When the Rotary Club of Marina City wanted to provide a meal for 160 residents of a public rental neighborhood, we suggested that they engage 4 mothers who have acquired their food handling certification from the Singapore Food Agency. We have been supporting mothers to acquire this certification with a view that they may eventually start a micro-business catering for house parties and small events. There are no parties or events at the moment and this opportunity seemed like a nice little project to take on.
The cook received an allowance of $12 for every hour’s work while the others got $10 and the owner of the home where the meals were cooked received $20 for utilities. The project lasted 6 hours and so labour and utilities amounted to $272. Condiments and packaging amount to $205 and with chicken sponsored by BRF Singapore Foods Pte Ltd, each meal cost $3 which is about the price one would pay at a hawker center. Of course, this does not include the cost of our time in coordinating the project and it could be argued that it would be way more cost effective and efficient to just feed 160 with a meal from the hawker centre. I guess that’s true but then it would be “procurement” and not “community development.”
Serving as a conduit for goodwill into less privileged communities, we are mindful that where possible, these resources are used in a manner that promotes neigbourliness, economic and civic activity, work skills as well as friendships or significant encounters at least, among people from different backgrounds. By facilitating the preparation of 150 packets of food, the context for neighbours to strengthen social ties was created. Those who volunteered to distribute the food were also delivering the intangible gifts of comfort, care, and reassurance.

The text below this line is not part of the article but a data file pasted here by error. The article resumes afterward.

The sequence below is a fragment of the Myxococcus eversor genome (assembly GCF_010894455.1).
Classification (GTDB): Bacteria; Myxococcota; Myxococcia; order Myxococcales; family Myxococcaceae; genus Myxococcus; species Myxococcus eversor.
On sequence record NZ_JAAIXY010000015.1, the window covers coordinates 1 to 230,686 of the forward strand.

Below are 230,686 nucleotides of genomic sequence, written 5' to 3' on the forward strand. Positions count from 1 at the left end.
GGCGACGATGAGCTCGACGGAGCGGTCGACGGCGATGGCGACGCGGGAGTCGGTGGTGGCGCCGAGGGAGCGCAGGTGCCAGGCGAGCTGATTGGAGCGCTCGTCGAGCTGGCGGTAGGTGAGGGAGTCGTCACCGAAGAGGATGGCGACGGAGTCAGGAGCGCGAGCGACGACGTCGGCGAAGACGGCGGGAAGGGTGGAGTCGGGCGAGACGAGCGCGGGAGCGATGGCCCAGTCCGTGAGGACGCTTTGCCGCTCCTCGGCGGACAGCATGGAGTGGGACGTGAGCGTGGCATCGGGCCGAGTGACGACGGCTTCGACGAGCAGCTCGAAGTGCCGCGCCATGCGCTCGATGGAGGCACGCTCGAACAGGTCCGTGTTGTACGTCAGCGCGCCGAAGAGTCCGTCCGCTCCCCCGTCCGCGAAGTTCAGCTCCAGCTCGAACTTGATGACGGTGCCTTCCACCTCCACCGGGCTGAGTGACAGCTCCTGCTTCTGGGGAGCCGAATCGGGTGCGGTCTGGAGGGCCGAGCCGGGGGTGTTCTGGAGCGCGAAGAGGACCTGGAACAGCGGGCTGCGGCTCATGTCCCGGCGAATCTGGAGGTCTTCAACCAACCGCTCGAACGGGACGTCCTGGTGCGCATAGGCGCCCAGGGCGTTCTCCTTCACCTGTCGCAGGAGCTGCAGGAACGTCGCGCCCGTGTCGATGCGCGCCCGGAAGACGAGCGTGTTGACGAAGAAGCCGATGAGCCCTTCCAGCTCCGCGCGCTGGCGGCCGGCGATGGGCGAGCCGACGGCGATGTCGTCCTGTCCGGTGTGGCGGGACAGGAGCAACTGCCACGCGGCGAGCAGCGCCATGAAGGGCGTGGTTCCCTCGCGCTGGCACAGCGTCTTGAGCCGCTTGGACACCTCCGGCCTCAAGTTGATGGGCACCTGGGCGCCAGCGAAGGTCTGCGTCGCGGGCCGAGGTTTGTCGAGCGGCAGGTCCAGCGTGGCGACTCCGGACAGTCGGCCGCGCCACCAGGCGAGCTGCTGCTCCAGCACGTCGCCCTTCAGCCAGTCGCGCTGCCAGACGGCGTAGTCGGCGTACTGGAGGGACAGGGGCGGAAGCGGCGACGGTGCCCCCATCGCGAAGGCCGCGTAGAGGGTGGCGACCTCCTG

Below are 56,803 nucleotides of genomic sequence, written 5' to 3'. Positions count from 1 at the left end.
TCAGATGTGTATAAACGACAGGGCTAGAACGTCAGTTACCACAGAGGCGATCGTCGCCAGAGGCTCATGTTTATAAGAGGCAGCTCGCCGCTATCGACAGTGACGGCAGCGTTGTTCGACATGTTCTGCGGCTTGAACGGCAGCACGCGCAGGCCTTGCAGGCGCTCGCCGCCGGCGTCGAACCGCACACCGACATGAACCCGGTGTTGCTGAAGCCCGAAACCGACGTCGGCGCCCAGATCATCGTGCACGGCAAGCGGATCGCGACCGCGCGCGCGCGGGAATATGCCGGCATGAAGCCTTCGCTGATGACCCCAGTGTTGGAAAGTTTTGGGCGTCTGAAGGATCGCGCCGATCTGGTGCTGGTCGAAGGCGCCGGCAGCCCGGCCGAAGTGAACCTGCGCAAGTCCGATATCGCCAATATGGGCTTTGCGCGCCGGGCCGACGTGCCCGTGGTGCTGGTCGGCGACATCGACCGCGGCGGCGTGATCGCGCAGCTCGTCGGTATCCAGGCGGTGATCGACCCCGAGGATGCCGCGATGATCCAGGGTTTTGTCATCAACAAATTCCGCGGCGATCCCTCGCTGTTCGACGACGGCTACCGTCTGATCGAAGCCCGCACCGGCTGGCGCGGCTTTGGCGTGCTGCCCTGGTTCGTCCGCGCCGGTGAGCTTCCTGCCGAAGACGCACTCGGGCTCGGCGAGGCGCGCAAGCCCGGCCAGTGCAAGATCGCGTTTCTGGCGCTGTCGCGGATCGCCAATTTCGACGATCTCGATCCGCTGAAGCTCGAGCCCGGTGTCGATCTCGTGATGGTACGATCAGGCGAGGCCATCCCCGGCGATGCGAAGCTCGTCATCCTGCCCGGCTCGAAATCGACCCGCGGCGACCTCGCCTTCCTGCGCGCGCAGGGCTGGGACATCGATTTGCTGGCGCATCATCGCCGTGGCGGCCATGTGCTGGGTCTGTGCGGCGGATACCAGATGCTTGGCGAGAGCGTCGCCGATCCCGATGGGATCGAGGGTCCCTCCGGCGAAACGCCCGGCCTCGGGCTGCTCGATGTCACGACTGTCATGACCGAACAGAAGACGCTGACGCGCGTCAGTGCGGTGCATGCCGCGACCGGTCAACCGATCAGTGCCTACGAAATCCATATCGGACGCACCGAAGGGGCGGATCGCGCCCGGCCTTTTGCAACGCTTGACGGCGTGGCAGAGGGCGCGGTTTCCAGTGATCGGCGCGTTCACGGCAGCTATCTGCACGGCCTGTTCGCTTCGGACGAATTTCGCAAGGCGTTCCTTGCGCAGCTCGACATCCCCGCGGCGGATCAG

Moreover, the successful experience has gotten 4 women looking forward to their next opportunity with confidence. They have now started suggesting to their friends that their cooking skills could be used to bring home some money for their families and they enthusiastically want to keep the project going. As they were thinking of a name for the project, “masalah” which is Malay for “problem” was the first word that came to mind. They chuckled but eventually decided to pun it to “masak-lah” which means “Lets cook!” So, with pride they explained that “Project Masak-Lah!” speaks to them because it feels like they are turning a problem into a solution.
Too often, funds utilized for community service have been regarded as expenses that serve a need but have little return on investment. Perhaps, scholarships and education are seen as investments, but I would like to say that resources can be mobilised in a manner beyond the initial intentions to benefit people and their community in profound ways. “Project Masak-Lah!” is a small example how financial and other resources can be harnessed to develop agency among our members, their families, and their community.
This pandemic has highlighted the importance of essential workers who are usually not noticed but most would come from less privileged communities that are hardest hit. Caring for their neighbourhoods and building the capabilities of their families and friends is very much caring for all of us.
Withing you health, and peace of mind.
“We are caught in an inescapable network of mutuality, tied in a single garment of destiny. Whatever affects one directly, affects all indirectly.” – Martin Luther King